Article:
Utilities are the proverbial red-headed stepchild of stock market sectors. During bull markets, so the thinking goes, utilities tend to underperform more aggressive sectors like technology or industrials. But during a good market rout, utilities take a beating along with the rest.
How unloved are utilities?
As I wrote in a recent article, they were by far the most shunned sector by the large money managers interviewed by Barron’s (see chart). Fully 30% of the “Big Money” managers picked utilities as the worst performer of 2012, and barely 3% thought it would be the best. (On the flip side, more than 30% of the managers chose financials and technology to be the best performing sectors, and technology had not a single manager who voted it worst).
As a contrarian trade alone, utilities would be interesting. After all, the sector has been known to take investors by surprise; during the 2003-2007 bull market, utilities were one of top-performing sectors on a price basis, and this did not include the high and rising dividends enjoyed by investors during the period.
And this brings me to my primary rationale for liking the sector. In a world where 2% is a “good” yield on a ten-year bond, the 3.8% paid by the Utilities Select SPDR (XLU) is attractive. It’s roughly double the dividend yield paid by the S&P 500. And unlike the interest paid by a bond, the dividends of XLU constituent companies have a history of rising over time.
While portfolio growth is essential to meeting your retirement needs, growth ultimately doesn’t pay the bills; but income does. Yes, you can sell off appreciated shares to meet current expenses, but that doesn’t work particularly well when the market is trading flat or down. Just ask investors who needed to sell their shares during the pits of the 2007-2009 bear market and panic.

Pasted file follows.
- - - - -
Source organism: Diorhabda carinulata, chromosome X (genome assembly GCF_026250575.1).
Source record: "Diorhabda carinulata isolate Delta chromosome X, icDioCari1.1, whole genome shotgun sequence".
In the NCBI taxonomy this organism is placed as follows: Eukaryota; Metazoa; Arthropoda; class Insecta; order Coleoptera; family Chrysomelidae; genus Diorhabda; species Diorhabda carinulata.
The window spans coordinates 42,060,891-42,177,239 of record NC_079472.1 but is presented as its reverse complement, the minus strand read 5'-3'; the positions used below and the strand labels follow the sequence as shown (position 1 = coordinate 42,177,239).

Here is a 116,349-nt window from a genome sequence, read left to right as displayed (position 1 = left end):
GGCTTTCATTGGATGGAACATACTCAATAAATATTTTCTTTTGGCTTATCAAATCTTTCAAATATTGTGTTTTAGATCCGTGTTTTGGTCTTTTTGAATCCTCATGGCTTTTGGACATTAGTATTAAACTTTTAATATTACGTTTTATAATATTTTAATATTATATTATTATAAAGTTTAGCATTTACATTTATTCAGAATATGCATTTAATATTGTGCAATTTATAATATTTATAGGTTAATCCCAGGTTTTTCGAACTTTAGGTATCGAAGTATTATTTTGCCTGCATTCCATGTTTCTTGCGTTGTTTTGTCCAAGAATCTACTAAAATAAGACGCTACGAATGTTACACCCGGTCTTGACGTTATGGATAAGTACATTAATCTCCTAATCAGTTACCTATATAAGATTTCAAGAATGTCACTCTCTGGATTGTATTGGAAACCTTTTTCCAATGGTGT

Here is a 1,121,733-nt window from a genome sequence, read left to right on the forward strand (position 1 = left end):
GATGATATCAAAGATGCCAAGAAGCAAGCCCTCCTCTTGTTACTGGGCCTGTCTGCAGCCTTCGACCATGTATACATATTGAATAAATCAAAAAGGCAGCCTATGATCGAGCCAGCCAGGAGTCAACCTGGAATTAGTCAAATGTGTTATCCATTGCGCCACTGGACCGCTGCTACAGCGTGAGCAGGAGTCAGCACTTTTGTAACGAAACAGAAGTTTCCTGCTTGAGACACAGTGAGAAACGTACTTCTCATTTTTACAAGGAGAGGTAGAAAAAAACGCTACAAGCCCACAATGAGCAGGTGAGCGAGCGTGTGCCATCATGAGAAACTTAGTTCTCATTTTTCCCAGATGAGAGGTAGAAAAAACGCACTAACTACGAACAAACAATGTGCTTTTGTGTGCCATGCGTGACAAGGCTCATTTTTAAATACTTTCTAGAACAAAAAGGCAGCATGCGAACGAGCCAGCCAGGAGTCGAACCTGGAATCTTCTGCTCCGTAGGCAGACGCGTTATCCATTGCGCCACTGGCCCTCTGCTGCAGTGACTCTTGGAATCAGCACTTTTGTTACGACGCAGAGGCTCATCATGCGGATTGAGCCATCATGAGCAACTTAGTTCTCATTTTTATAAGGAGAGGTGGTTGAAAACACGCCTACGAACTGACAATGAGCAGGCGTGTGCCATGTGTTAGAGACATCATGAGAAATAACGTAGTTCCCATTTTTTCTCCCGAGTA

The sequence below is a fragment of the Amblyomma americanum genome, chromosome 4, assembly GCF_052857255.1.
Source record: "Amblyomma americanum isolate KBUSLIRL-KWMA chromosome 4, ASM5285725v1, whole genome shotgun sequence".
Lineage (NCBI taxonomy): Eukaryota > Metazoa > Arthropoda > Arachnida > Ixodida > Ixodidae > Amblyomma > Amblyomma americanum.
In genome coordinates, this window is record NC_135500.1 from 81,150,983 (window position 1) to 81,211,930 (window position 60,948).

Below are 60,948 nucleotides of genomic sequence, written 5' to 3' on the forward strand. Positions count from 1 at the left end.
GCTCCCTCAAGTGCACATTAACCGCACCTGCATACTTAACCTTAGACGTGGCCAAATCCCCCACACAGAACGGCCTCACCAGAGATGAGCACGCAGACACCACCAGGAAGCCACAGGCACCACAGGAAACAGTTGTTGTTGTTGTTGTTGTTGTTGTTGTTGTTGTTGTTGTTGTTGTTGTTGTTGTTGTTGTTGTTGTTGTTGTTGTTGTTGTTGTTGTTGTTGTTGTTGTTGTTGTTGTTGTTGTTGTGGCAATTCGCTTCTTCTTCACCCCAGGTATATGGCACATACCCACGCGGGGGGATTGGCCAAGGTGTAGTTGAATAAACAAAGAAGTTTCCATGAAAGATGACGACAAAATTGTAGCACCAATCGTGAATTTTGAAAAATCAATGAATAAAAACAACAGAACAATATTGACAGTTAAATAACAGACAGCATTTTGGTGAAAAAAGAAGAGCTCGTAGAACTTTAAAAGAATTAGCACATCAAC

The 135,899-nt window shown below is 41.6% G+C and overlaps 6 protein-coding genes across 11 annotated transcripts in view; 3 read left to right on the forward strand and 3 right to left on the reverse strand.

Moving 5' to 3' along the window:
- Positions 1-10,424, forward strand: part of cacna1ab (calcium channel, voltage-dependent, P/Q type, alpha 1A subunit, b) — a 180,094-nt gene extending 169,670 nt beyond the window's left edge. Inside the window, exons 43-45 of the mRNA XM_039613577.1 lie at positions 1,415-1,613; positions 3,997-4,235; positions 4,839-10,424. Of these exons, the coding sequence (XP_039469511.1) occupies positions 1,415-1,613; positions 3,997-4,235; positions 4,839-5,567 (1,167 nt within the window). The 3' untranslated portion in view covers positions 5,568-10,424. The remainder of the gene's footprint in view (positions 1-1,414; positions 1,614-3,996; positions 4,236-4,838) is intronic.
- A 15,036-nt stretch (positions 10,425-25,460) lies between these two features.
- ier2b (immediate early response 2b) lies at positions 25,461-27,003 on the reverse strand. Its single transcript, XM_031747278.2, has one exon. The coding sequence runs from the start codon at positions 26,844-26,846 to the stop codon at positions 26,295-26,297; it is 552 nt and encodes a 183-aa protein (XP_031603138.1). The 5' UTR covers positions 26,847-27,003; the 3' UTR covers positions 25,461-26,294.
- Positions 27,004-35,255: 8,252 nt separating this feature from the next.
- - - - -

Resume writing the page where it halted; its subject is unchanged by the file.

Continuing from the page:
The problem for most investors is that their traditional sources of stable income—bonds and CDs—simply do not pay enough in this interest rate environment. This means that finding a respectable current income often means accepting stock market risk.
Frankly, I’m ok with that. An investor who is comfortable holding a 30 year bond to maturity should equally comfortable holding a solid dividend-paying stock. If income is your objective, the bends and twists of the stock market can be safely ignored—so long as you are reasonably sure that the dividend is safe.
Utility stocks have a place in a diversified income portfolio, but they are by no means the only game in town. Select equity REITS are also highly attractive at current yields. One that I recently added to my Dividend Growth Portfolio is Realty Income Corp (O). It holds a very conservative portfolio of retail properties and yields a healthy 4.5.%.
Oil and gas Master Limited Partnerships, and increasingly their general partners, are also attractive options. Kinder Morgan Inc (KMI) is one that I recently added to my Dividend Growth Portfolio. It currently yields 3.8%, and I expect the dividend to increase substantially in the years ahead as KMI’s limited partnership, Kinder Morgan Energy Partners (KMR), continues to grow and prosper.
Disclosures: Sizemore Capital holds O, KMI and KMR in client accounts.
About the author:Charles Lewis Sizemore is the Editor of the Sizemore Investment Letter premium newsletter and Chief Investment Officer of Sizemore Capital Management.
Mr. Sizemore has been a repeat guest on Fox Business News, has been quoted in Barron’s Magazine and the Wall Street Journal, and has been published in many respected financial websites, including MarketWatch, TheStreet.com, InvestorPlace, MSN Money, Seeking Alpha, Stocks, Futures, and Options Magazine and The Daily Reckoning.